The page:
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How to save on traditionally expensive event & meeting must haves

Let’s admit it – events are expensive. Venues, meals, event apps, talent and speakers, activities, the list goes on and on.

The list of what expenses and expectations every event professional must remember when it comes to it continues to add up, the sum total continues to calculate, and event professionals around the world are beginning to question if there’s any way possible to reduce costs when it comes to planning their next event, meeting or conference.

Recently, we met with a group of some of the event tech industry’s most respected CMP’s, event managers and professionals – all with one goal in mind:

How can event professionals save on traditionally expensive must haves?

1. Destinations

Regardless of the size of your event there are pros and cons for different venue destinations. However, keeping your venue in a metropolitan area can mean flights for your attendees to and from airports that include major hubs of airlines – which equates to cheaper air travel.

Major metropolitan areas can also translate to easier access to travel once your attendees arrive the destination of your meeting or event. Whether that means easier access to public transportation such as light rail or bus systems. Or if it’s merely having easier access to cab rides or uber – metropolitan cities can help save not only your event budget but your attendees (thus increase your event attendee’s willingness to spend in other ways.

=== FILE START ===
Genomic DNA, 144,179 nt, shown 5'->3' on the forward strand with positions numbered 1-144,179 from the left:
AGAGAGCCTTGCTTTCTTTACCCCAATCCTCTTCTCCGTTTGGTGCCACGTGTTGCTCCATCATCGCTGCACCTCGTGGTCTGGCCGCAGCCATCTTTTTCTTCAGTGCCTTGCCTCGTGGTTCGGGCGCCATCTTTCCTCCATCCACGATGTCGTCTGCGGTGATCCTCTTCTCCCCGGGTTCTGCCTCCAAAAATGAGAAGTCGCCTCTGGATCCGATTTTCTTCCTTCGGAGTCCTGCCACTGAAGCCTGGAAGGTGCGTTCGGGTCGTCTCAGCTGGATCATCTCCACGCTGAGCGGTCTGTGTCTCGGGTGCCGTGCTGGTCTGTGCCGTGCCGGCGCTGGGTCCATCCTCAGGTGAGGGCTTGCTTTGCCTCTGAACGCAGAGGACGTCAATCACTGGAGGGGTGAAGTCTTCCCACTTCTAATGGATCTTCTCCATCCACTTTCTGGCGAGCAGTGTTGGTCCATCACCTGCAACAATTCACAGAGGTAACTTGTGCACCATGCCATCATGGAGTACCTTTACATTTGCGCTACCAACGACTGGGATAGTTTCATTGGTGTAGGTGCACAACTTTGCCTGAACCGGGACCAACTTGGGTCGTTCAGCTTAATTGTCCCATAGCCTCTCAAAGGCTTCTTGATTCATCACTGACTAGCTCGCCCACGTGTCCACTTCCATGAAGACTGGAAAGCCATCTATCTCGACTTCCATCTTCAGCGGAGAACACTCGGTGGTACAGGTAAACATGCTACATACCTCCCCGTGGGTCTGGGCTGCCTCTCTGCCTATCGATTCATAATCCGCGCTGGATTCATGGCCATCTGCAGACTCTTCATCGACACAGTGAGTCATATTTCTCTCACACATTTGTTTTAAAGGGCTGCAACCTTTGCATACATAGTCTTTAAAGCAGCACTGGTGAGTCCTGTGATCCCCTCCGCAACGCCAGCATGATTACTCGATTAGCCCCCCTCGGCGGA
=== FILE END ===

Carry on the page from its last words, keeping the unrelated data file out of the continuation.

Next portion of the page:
2. Venues

When choosing where to plan your next event – whether it’s a large trade show with attendee expectation of over 50,000 or it’s a smaller boutique meeting – venue sourcing and opportunities can be actually be a great way in how event professionals reduce their over all event budgets.

If event professionals are willing to work with venues on specifics such as length of need (does your event REALLY need to be 4 days, or can it be 3 days?), or if event professionals can be more flexible about when events are held, such as March vs a hard date in April – venues may be more willing to work within event professionals budgets.

3. Entertainment / Speakers

One idea is to search artist and speakers that live in the area of your event and try to contact them directly rather than through an agency. Hiring local talent at least cuts down on travel cost but some will discount their fee because it’s taking less time out of their schedule.

Another option if you host several events within a year or two that have different attendees is to contract to book the talent for multiple events at a lesser rate.

4. Food

Lunches – Hotel food is expensive! One thing I typically do is order al la carte vs. their preset menu options. A lot of times they add so many items to a buffet that it’s just too much for lunch time, attendees would be sleeping the 2nd half of the day! When you order your items a la carte you cut of the extras and a lot of times you cut the price as well.

Typically, the least expensive option on hotel menus are box lunch, which are normally a sandwich, chips, pasta or potato salad, and a cookie all packaged in a box. You can always order it deconstructed so that it’s laid out like a nice buffet rather than a grab and go boxes. Therefore, allowing you to get the cheaper lunch option presented in a way that best suites your group.

For the full story, click HERE

Source : www.meetingplay.com

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